Robert Elliott

“Instrumental Value in Nature as a Basis for Intrinsic value of Nature as a Whole”


1.      Overview of the issue

         a.      Valuing something instrumentally= XV(for its consequences or results) is not the same thing as valuing it intrinsically=IV (for its own sake, not as a means to something else)

                   i.       I value the music because it puts me to sleep versus I value the music because it is beautiful

         b.      Can value things in both ways at the same time (but for different reasons)

         c.      Is it possible that a thing’s instrumental value to me could be the ground/reason of my valuing it for its own sake?

                   i.       Seems weird?

                   ii.      Because the music puts me to sleep (because I value the music as a means of sleeping) I value it intrinsically (for its own sake)?

                   iii.     A thing’s instrumental value seems like a strange reason for valuing it intrinsically

         d.      Less or not weird is that a thing’s instrumental value to other things (nature as a domain of instrumentality) might be a basis of my valuing it (nature) intrinsically

                   i.       Though even here, if I value the other things intrinsically (an animal), and the thing that contributes to them (a tree) because it contributes to them, then this latter valuing would seem to be instrumental not intrinsic


2.      Abstract

         a.      Nature has IV as a whole

         b.      Nature gives rise to much with IV (e.g., animals)

         c.      Value producing work of nature (its instrumentality/usefulness to produce things with intrinsic value), imbues nature with a value that is more than merely instrumental (namely, intrinsic value)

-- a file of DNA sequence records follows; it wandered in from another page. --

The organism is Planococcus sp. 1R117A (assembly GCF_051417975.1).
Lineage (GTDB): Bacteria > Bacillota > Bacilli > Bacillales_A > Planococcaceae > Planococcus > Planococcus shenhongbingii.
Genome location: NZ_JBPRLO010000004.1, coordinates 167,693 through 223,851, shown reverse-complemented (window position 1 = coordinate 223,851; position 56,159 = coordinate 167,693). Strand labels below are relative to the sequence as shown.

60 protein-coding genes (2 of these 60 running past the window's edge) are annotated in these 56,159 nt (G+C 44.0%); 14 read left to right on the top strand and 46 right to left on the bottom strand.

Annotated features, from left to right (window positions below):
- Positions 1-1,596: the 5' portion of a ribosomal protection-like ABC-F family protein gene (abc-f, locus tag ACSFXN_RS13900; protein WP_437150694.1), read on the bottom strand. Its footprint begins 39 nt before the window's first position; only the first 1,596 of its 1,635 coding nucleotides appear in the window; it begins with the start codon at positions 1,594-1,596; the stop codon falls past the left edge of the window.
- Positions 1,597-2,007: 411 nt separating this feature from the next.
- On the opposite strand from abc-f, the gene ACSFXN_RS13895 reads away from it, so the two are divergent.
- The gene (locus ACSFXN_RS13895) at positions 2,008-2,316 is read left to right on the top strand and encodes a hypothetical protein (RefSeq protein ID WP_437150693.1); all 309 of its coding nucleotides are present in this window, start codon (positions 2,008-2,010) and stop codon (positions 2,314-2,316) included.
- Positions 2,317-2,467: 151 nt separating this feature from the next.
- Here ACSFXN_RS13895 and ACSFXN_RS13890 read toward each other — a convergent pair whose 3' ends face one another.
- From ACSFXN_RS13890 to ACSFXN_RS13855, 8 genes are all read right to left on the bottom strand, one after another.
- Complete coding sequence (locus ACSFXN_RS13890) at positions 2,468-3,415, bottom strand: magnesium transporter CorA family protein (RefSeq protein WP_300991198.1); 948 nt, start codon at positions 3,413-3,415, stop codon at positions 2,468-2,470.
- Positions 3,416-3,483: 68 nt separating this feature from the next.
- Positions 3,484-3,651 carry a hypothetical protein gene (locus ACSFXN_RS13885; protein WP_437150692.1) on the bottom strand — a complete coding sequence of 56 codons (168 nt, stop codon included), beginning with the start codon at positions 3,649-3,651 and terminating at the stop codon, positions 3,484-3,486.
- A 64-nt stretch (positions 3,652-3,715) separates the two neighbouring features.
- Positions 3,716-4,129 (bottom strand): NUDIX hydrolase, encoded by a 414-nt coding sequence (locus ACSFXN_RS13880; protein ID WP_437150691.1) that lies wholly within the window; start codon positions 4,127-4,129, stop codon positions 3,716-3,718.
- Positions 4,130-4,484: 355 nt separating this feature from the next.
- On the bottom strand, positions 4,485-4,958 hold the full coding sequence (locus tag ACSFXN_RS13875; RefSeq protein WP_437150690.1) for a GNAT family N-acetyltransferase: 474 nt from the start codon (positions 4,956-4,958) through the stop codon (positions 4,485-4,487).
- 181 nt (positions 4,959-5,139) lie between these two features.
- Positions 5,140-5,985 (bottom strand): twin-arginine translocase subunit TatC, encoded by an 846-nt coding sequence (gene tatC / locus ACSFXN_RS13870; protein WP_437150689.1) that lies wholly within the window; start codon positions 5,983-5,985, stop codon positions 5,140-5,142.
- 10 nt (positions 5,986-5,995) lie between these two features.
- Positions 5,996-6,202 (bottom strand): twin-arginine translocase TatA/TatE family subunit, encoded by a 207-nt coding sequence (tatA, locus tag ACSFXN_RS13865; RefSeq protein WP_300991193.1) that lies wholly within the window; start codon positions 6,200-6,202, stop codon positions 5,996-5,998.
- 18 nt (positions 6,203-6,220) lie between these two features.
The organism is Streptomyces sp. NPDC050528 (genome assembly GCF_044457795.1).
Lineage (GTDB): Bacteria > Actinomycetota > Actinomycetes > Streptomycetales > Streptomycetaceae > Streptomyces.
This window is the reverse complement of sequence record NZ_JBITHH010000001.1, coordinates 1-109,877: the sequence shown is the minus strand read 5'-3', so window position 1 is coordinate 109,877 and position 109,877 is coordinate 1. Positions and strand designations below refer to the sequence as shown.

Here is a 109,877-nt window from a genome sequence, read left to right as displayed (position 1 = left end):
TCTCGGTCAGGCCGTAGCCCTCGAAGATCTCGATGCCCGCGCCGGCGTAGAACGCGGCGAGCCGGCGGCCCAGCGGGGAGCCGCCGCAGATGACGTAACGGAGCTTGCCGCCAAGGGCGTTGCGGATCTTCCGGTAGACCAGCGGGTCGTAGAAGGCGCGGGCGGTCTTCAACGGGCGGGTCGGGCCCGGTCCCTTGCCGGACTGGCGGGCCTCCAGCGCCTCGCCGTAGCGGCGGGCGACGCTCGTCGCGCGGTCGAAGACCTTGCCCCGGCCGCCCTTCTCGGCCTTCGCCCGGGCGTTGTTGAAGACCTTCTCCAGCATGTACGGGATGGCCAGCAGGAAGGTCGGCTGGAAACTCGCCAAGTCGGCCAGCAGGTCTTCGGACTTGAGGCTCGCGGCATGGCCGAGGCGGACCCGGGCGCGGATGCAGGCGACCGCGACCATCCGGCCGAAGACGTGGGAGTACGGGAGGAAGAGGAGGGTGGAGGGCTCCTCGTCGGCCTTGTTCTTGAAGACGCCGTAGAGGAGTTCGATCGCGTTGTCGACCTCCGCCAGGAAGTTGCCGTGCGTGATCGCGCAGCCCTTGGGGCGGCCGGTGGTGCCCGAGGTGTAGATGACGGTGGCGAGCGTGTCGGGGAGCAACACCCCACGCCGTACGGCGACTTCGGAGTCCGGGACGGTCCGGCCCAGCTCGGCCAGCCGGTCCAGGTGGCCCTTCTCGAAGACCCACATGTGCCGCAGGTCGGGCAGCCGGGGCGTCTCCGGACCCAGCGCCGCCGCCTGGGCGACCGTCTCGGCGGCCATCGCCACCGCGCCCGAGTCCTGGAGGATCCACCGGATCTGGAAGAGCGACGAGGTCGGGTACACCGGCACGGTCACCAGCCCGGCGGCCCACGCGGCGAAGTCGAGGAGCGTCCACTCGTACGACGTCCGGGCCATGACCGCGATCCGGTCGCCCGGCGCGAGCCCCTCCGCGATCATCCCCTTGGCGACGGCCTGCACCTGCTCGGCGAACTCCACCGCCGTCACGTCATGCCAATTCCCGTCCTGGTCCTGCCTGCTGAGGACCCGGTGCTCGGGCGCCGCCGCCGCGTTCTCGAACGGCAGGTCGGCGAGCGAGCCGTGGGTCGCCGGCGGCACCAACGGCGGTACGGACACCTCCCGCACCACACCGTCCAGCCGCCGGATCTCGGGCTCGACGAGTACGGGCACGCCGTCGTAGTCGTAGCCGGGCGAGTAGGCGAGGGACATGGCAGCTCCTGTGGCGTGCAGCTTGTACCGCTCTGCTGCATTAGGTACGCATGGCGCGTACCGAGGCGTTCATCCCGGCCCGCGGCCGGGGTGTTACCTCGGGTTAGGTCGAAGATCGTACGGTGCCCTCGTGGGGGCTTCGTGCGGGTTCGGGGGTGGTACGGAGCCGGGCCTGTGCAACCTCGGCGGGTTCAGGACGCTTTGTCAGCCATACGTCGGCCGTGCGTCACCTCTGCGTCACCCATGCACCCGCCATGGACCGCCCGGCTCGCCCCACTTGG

d.      Thus a thing’s XV could be and arguably is a basis for its IV

3.      Claims Rolston’s systemic value involves saying nature has non-XV in virtue of fact it is creative of entities with IV


4.      Varner’s objections: XV need not give something IV

         a.      That a hurricane has XV (cleans up a lagoon) and creates something of IV (a beautiful lagoon)

         b.      Or that pollution has XV by creating more beautiful sunsets (with IV)

         c.      Are not reasons for thinking the hurricane or pollution has intrinsic value


5.      Objection: Since IV is nonrelational and XV is relational, XV can’t be grounds for IV

         a.      Confusing senses of IV (1 and 3)

6.      Relational properties can be basis of IV in sense 1 (end-valuing)

         a.      Being rare, naturally evolved, most beautiful of its kind relational properties that contribute to a things IV

         b.      Rejects the idea that external properties (relational properties) like being rare, naturally evolved or the most beautiful of its kind can’t be value adding (that is, can’t contribute to intrinsic value)